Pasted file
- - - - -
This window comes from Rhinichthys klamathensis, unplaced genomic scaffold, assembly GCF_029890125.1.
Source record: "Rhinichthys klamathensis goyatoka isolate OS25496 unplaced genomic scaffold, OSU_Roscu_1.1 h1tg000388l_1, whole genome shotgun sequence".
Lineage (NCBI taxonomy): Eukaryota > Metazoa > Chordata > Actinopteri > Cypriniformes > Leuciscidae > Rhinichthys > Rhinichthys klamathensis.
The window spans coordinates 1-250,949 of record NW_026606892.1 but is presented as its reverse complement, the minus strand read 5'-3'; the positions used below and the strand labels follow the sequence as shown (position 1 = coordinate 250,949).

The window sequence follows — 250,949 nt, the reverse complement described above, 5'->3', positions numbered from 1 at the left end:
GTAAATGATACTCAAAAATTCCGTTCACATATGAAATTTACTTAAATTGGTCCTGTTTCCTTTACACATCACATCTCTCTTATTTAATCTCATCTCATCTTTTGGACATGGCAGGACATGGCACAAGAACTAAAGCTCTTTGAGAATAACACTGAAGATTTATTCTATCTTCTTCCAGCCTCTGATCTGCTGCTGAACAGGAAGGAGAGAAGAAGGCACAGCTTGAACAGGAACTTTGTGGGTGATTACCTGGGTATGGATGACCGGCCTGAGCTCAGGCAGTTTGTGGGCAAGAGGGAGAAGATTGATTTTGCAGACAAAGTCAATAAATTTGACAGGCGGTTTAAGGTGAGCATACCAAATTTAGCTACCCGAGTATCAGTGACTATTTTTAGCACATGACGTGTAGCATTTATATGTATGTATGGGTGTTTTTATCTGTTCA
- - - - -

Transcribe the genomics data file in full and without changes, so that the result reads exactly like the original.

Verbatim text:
This window comes from Rhinichthys klamathensis, unplaced genomic scaffold, assembly GCF_029890125.1.
Source record: "Rhinichthys klamathensis goyatoka isolate OS25496 unplaced genomic scaffold, OSU_Roscu_1.1 h1tg000388l_1, whole genome shotgun sequence".
Lineage (NCBI taxonomy): Eukaryota > Metazoa > Chordata > Actinopteri > Cypriniformes > Leuciscidae > Rhinichthys > Rhinichthys klamathensis.
The window spans coordinates 1-250,949 of record NW_026606892.1 but is presented as its reverse complement, the minus strand read 5'-3'; the positions used below and the strand labels follow the sequence as shown (position 1 = coordinate 250,949).

The window sequence follows — 250,949 nt, the reverse complement described above, 5'->3', positions numbered from 1 at the left end:
GTAAATGATACTCAAAAATTCCGTTCACATATGAAATTTACTTAAATTGGTCCTGTTTCCTTTACACATCACATCTCTCTTATTTAATCTCATCTCATCTTTTGGACATGGCAGGACATGGCACAAGAACTAAAGCTCTTTGAGAATAACACTGAAGATTTATTCTATCTTCTTCCAGCCTCTGATCTGCTGCTGAACAGGAAGGAGAGAAGAAGGCACAGCTTGAACAGGAACTTTGTGGGTGATTACCTGGGTATGGATGACCGGCCTGAGCTCAGGCAGTTTGTGGGCAAGAGGGAGAAGATTGATTTTGCAGACAAAGTCAATAAATTTGACAGGCGGTTTAAGGTGAGCATACCAAATTTAGCTACCCGAGTATCAGTGACTATTTTTAGCACATGACGTGTAGCATTTATATGTATGTATGGGTGTTTTTATCTGTTCA